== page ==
Poems from recent travels

This past spring Ann Sherrill and I went to Orkney and Shetland, which are technically part of Scotland but far to its north and steeped in as much Norwegian culture and tradition as Scottish. I want to describe the beauty and the mystery of this part of the world- remote, wild, and yet somehow familiar and friendly. The standing stone circles, Neolithic and Viking remains are everywhere, and some sites more ancient than that. Cliffs bear the deeply etched evidence of moving glaciers, and you can walk up into those cliffs and be among puffins (which are tiny, adorable, and surprisingly fast) as well as sea eagles with 8-foot wing spans This was the trip I took on my sabbatical this past spring. I’ve undertaken several projects for this semester. One of them is a book of poems I am (still) writing. I needed to move the writing forward by going somewhere different and having some new experiences. Ann and I both tend to gravitate toward remote, desolate islands with massive, mysterious stone monuments. Go figure. So this blog post is not directly about education (although studying schools in Orkney and Shetland might be a project for the future because of the seamless way they appear to integrate traditional folk art into their formal schooling) but it is about the way in which I made a conscious effort in my travels to be aware of aesthetic encounters with both the natural and the man made environment. Questioning, a key element of aesthetic education, is the only way to understand these ancient stone sites. The guides from Historic Scotland would qualify many of their interpretations of the ancient sites with “But we’ll never really know.”

Here is a triptych poem- one long poem divided into three parts- telling the story of one of our adventures in Shetland. It is an example of how I intend to interpret and describe the encounters that took place during May 2015 in Orkney and Shetland. This story in particular takes place on a tiny island called Mousa, off the main island of the Shetland archipelago.

Mousa Boat Man and the Storm Petrels

I. Mousa Boat Man

He speaks of the storm petrels in a hushed tone.
“Twenty-seven grams. Weight of a one-pound coin.”
His back to the dock where his ferry boat bobs,
eyes fixed on the long stretch of peaty bog
between us and the broch, the
Iron Age fortress, mysterious
tower of Norse legend.
Dark stone sentinel that
looms at the edge of this
lonely Shetland island.

Mousa boat man reaches into
the pocket of his wool trousers.
Artifact in a plastic sandwich bag
“The storm petrel flies
halfway around the world
on these wings.”

he makes an arc in the air with his
calloused fingertip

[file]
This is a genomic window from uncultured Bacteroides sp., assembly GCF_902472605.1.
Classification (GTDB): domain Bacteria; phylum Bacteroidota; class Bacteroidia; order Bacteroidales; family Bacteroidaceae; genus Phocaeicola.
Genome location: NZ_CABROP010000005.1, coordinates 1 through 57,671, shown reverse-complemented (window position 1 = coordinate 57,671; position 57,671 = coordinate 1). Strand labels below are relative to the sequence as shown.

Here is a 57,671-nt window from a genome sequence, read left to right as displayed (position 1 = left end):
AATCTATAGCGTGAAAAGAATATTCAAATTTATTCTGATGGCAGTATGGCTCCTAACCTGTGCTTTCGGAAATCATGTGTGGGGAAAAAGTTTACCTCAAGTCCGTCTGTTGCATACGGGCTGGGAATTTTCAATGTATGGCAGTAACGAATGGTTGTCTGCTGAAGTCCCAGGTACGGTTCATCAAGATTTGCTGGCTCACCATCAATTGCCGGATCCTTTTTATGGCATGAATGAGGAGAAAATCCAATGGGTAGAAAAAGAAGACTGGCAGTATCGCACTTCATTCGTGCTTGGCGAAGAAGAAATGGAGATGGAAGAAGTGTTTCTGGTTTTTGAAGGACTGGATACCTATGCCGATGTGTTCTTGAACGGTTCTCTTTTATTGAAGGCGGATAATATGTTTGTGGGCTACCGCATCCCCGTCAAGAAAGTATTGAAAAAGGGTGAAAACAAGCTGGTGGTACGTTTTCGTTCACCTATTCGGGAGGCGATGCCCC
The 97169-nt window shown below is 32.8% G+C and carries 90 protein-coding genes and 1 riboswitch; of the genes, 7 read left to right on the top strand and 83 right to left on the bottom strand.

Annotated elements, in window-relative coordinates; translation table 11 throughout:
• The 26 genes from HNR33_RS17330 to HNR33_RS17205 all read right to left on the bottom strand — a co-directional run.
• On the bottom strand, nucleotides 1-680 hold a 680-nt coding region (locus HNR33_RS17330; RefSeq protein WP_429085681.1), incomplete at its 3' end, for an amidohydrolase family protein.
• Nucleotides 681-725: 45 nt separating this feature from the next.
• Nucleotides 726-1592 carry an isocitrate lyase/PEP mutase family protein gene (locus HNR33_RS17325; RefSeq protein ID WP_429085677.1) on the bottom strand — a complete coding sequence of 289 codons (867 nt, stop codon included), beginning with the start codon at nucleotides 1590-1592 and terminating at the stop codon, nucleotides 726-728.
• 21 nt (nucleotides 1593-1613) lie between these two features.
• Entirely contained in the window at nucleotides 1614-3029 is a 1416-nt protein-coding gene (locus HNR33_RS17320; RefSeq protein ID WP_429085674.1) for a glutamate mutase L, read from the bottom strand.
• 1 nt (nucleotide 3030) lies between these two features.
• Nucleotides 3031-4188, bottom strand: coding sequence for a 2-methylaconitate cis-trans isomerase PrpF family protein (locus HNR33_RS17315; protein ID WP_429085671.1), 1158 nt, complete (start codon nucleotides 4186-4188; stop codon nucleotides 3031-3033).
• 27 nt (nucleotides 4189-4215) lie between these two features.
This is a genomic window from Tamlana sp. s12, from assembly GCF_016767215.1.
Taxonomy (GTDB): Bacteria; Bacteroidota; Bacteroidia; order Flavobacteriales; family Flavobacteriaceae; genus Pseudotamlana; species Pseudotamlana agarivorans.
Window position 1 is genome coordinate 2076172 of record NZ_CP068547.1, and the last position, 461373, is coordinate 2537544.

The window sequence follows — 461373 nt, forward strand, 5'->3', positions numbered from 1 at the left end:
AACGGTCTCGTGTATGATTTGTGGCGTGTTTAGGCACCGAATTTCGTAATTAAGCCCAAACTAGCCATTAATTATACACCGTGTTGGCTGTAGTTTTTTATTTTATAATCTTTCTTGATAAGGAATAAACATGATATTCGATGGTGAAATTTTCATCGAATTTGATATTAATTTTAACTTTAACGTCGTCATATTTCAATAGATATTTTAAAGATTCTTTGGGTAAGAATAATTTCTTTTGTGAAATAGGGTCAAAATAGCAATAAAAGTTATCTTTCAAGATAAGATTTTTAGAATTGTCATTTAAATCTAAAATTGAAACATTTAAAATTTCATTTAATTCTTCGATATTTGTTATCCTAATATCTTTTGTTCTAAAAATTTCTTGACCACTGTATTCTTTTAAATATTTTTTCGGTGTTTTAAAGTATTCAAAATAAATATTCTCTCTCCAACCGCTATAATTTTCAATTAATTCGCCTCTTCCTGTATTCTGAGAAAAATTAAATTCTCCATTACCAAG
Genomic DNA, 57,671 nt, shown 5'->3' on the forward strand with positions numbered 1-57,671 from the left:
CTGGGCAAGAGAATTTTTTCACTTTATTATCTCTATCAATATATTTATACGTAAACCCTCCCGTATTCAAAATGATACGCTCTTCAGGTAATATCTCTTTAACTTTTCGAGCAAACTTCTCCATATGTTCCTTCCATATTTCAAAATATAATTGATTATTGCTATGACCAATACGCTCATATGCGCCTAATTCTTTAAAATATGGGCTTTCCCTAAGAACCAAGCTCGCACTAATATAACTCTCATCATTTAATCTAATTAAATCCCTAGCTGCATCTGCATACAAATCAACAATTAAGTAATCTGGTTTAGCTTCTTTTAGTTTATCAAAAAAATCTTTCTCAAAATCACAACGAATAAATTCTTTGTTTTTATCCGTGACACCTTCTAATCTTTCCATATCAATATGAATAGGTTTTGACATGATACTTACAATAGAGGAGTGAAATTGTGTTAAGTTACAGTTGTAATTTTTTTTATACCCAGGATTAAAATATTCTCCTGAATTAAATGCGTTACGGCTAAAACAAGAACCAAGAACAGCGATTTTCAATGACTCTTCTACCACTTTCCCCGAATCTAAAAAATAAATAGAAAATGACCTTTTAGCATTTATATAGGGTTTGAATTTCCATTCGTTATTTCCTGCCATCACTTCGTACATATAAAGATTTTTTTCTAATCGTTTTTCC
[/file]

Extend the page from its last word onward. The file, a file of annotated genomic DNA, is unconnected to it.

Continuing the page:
A perfect pair of peerie black wings
passed around the sturdy walkers.

Storm petrels nest in the Mousa broch.
Round, windowless tower
raised high on the cliffs and
silhouetted against the sky.
Ancient tower of double
walls and secret passages.
Witness to the ages on this
misty northern island.

Mousa boat man says
“Take your time. See the birds.
They swoop under cover of dusk
past hungry raptors, into the broch.
Careful where you step.
They nest in the stairway”

II The Simmer Dim

Early in Shetland’s summer,
dusk comes at midnight.
In the simmer dim,
night holds its breath in liminal light.
Mousa boat man waits by the dock.
Ann and I head off with the sturdy walkers.

My job is to walk and to see.
Sky slowly dims, just
enough to match the ground.
I struggle along the path
etched by sheep into mud and rocks
along the cliff edge. Ann asks if I want to go on.
I say yes.
The last few feet a steep climb,
“I’ve got you,” she says,
pulls me up by the hand.
It is night but not night.
First moon since we’ve been here.
I realize how much I’ve missed it.
Storm petrels circle around the moon,
dive into the broch. Tiny winged missiles.
We crouch beneath the low-linteled entrance,
crawl into its skylit tower.
Ann climbs stone stairs that
rise like jagged teeth
between massive double walls.
I stay below, listen for
wings beating in the shadows.

The sun sinks lower, the
moon rises higher and
disappears in the mist.

In the simmer dim, faint light lingers
deep into the night.
Tonight, the wind has knives.
The ground is unforgiving.
It’s time to find our way back to the boat.
The going is slow. The
simmer dim won’t illuminate.
Ann lights our way with an IPhone.
No time to pause to
gain or regain footing.

III. Mousa Boat Man Waits at the Helm of his Ferry.

Into the half-light with a torch and a staff,
come two of the sturdy walkers
calling out, guiding us
away from the edge of the cliff
toward the dock.
One foot in front of the other.
A doctor once told me
a foot is just a bag of bones.
I place my bones gingerly
along the rain-slick path.

Fleece-wrapped walkers
huddle quietly on benches.
Straggling storm petrels
still dive toward the broch.
Mousa boat man says nothing.
He starts his engine and
turns away from Mousa island.

Ann starts the car.
We drive home to Scalloway, village
In the shadow of a ruined castle.
Porch light on the house
overlooking the harbor
Beth and Ian’s kitchen,
stories flow deep
into the simmer dim.
A dram of whisky.
A Tunnock’s teacake.

Amanda Nicole Gulla 2015

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